Value-Added Tolling

A Better Deal for America's Highway Users

The Interstate highway system is wearing out. Over the next two decades, nearly all of its 47,000 miles will have to be rebuilt, to make it serviceable for another 50+ years. In addition, several hundred major interchanges are horrible bottlenecks and need to be replaced with more modern designs, and some corridors need additional lanes to cope with growth, especially in truck travel. A major Reason study last year estimated the cost of Interstate reconstruction and modernization at $1 trillion.

That sum is far beyond what current federal and state highway funding can provide. Congress some years ago created a pilot program to let states attempt to reconstruct three aging Interstates using toll finance. Those would be exceptions to current federal law that bans tolling on existing non-tolled Interstates. Three states won slots in the pilot program, but so far have not gained political consensus on proceeding with any toll-financed reconstruction.

Highway user groups have been leery of opening the door to Interstate tolling, despite the lack of alternatives for Interstate reconstruction and modernization. They are afraid that state DOTs would jump at the chance to bail out all their highway and transit programs on the backs of Interstate highway toll-payers, rather than just rebuilding their Interstates. And Congress fears taking on the powerful trucking industry and its new anti-tolls coalition, even though many state DOTs are urging Congress to give them tolling flexibility.

Reason Foundation’s new policy brief, “Value-Added Tolling,” outlines a new way forward in this debate. It calls for tolling advocates to listen to highway users’ concerns and take them seriously in crafting a set of safeguards that would make next-generation tolling a true (and pure) highway user fee, not a cash-cow to solve a state’s overall transportation needs.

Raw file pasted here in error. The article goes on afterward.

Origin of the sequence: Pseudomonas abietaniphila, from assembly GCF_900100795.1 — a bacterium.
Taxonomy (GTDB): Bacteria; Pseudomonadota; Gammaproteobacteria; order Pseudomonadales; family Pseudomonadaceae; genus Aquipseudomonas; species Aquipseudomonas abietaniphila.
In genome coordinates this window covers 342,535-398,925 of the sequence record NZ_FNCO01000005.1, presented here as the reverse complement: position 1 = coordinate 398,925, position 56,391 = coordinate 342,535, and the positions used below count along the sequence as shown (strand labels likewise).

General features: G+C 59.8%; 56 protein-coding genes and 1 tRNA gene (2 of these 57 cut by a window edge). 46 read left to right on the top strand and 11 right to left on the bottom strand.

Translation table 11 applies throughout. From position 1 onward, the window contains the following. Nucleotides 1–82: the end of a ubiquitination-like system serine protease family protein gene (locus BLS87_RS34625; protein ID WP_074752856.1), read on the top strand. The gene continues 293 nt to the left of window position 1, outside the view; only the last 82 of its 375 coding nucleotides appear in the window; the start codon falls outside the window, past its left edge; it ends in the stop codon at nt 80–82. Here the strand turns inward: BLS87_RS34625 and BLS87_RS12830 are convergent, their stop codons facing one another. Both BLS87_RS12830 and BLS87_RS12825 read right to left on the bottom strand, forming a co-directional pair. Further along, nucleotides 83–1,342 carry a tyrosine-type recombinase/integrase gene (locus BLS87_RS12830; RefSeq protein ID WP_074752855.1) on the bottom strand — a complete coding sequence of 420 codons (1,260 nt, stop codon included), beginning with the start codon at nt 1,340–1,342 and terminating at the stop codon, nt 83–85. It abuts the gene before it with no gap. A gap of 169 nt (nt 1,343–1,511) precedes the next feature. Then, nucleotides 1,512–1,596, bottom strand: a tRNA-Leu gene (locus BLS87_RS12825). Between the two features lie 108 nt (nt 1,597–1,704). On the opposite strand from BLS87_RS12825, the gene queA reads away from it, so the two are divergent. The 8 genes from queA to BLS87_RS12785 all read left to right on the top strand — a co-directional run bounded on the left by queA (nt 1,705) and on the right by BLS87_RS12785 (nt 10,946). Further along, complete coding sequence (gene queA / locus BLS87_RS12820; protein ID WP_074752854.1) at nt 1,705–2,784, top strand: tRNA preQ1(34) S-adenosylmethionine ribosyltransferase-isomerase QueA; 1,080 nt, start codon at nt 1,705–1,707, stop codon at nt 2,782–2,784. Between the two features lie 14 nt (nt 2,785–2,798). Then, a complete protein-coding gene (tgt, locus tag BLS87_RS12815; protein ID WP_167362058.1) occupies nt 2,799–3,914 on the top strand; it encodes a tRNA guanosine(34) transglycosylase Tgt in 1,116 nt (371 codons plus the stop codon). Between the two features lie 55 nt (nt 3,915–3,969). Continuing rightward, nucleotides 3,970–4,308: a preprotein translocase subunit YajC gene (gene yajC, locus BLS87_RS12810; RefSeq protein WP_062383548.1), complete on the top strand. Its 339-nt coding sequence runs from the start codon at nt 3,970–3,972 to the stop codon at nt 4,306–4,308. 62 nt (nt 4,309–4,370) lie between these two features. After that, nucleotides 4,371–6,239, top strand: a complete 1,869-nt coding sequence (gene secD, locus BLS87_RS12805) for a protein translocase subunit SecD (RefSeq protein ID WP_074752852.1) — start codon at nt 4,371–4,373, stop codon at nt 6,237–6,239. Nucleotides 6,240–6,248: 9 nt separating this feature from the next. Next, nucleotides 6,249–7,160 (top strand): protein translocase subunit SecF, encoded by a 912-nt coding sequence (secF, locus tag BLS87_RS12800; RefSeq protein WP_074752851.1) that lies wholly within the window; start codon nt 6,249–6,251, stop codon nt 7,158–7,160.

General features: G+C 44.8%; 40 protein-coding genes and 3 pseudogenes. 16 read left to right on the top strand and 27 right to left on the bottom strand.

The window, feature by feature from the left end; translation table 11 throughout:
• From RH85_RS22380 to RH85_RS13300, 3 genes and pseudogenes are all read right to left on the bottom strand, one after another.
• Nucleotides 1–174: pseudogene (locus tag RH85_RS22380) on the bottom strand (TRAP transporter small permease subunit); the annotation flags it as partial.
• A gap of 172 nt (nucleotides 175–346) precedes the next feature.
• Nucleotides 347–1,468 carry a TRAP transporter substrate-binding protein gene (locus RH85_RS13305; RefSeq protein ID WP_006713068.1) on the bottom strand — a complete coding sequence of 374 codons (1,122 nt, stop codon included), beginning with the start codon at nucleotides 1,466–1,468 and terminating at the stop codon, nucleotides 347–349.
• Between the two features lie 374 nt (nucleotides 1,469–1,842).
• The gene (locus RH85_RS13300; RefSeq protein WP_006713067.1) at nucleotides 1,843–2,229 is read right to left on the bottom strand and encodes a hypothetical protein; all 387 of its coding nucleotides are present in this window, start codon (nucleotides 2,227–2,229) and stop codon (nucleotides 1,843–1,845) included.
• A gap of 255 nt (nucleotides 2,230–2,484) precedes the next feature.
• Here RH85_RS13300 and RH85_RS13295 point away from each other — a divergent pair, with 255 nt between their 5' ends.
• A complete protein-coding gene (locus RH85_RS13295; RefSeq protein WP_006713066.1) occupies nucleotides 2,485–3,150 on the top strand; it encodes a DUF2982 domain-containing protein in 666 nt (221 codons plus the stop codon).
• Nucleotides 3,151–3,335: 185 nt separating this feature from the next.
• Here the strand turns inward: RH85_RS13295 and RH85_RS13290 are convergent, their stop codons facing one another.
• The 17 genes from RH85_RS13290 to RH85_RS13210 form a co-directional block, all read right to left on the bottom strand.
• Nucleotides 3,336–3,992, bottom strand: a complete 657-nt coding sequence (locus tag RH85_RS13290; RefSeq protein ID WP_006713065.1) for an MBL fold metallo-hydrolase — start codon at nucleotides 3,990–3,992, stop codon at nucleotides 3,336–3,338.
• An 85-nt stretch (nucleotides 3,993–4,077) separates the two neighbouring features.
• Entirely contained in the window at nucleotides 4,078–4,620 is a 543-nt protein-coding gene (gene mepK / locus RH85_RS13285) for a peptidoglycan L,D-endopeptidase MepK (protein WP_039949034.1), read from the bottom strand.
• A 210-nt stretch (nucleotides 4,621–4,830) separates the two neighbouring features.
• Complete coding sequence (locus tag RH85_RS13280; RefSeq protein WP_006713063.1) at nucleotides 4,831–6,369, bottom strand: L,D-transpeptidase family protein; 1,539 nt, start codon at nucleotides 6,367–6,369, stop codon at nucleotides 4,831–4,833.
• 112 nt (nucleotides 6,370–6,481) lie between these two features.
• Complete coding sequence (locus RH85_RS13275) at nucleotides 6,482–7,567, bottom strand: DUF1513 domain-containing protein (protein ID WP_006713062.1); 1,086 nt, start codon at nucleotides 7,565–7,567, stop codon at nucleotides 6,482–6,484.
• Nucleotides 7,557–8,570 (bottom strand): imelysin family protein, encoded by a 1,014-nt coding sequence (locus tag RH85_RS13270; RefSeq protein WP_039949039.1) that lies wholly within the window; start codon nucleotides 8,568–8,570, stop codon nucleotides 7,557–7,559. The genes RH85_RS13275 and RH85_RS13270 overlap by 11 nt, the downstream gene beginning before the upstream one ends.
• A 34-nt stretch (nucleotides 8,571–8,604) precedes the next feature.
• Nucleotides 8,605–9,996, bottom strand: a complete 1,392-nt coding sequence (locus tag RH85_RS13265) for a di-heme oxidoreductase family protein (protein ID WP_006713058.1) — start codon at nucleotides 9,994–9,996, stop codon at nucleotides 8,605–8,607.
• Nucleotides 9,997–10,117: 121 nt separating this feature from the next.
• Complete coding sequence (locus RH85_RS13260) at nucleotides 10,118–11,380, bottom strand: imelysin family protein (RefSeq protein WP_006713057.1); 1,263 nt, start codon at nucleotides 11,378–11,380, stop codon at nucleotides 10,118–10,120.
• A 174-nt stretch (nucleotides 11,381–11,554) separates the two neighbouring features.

Two concerns still raised by the trucking coalition are being made obsolete by the technology of all-electronic tolling (AET). First is the legacy toll roads’ problems of congestion, emissions, and collisions at toll plazas. But all new toll roads and bridges (including rebuilt and tolled Interstates) will have no toll plazas at all, being designed from the outset for AET. The second concern is the high cost of toll collection; on legacy toll roads with cash and early forms of electronic tolling, collection costs ate up 20-30% of toll revenue, compared with 2 to 5% of fuel tax revenue needed for collection. But brand new toll roads, designed from the outset for AET and a streamlined AET business model, can achieve collection costs as low as 5% of toll revenue.

Four legitimate concerns of highway users are as follows:

  1. No value added, with tolling simply becoming an additional cost of a highway. That was evident in a number of previous state proposals to toll Interstates.
  2. Diverting revenues to other uses. A number of high-profile toll agencies (mostly in the Northeast) fund other highways, mass transit, canals, public buildings, and economic development out of toll revenues.
  3. Double taxation. On all current toll roads, users continue to pay existing fuel taxes in addition to the tolls.
  4. Diverting traffic to parallel routes. This is always true to some extent, but is much worse when toll rates are high in order to pay for more things than the toll road.

The Value-Added Tolling concept calls for a new model that would apply to newly tolled highways such as rebuilt interstates. Its aim is to make such tolling a true highway user fee, not a hybrid of toll and tax, and to respond positively to long-standing concerns of highway user groups. The five policies are as follows:

  • Limit the use of toll revenues to the tolled facilities;
  • Charge only enough to cover the capital and operating costs of the tolled facilities;
  • Begin tolling only when construction or reconstruction is finished;
  • Use tolls to replace—not supplement—existing fuel taxes.
  • Provide a higher level of service for tolled Interstates.

These policies are explained in some detail in the Reason study.

The Value-Added Tolling study has already begun to stimulate serious discussion among highway user groups. The study urges both sides in the debate over tolling—advocates such as state DOTs and tolling organizations as well as highway user groups—to consider whether these policies would provide a practical way forward to unleash needed investment in the trillion-dollar project of rebuilding and modernizing the Interstate highway system. Congress could make a start by expanding or mainstreaming the current pilot program to all 50 states conditional on the incorporation of Value-Added Tolling principles.

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